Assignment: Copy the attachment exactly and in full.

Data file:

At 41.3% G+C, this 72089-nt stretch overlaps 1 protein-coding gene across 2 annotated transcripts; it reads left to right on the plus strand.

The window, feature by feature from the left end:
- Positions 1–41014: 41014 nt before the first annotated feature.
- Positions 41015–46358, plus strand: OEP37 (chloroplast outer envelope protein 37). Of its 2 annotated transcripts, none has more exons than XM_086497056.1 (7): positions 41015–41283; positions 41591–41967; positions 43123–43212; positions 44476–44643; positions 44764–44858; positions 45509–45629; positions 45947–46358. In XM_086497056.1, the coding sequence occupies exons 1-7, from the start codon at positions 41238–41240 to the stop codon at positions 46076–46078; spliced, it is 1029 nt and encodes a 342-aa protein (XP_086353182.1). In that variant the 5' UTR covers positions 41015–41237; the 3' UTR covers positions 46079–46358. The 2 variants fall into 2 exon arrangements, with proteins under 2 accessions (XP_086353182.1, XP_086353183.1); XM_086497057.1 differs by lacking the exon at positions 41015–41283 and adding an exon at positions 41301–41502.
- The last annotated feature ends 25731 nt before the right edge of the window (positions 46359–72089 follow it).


At 41.3% G+C, this 72089-nt stretch overlaps 1 protein-coding gene across 2 annotated transcripts; it reads left to right on the plus strand.

The window, feature by feature from the left end:
- Positions 1–41014: 41014 nt before the first annotated feature.
- Positions 41015–46358, plus strand: OEP37 (chloroplast outer envelope protein 37). Of its 2 annotated transcripts, none has more exons than XM_086497056.1 (7): positions 41015–41283; positions 41591–41967; positions 43123–43212; positions 44476–44643; positions 44764–44858; positions 45509–45629; positions 45947–46358. In XM_086497056.1, the coding sequence occupies exons 1-7, from the start codon at positions 41238–41240 to the stop codon at positions 46076–46078; spliced, it is 1029 nt and encodes a 342-aa protein (XP_086353182.1). In that variant the 5' UTR covers positions 41015–41237; the 3' UTR covers positions 46079–46358. The 2 variants fall into 2 exon arrangements, with proteins under 2 accessions (XP_086353182.1, XP_086353183.1); XM_086497057.1 differs by lacking the exon at positions 41015–41283 and adding an exon at positions 41301–41502.
- The last annotated feature ends 25731 nt before the right edge of the window (positions 46359–72089 follow it).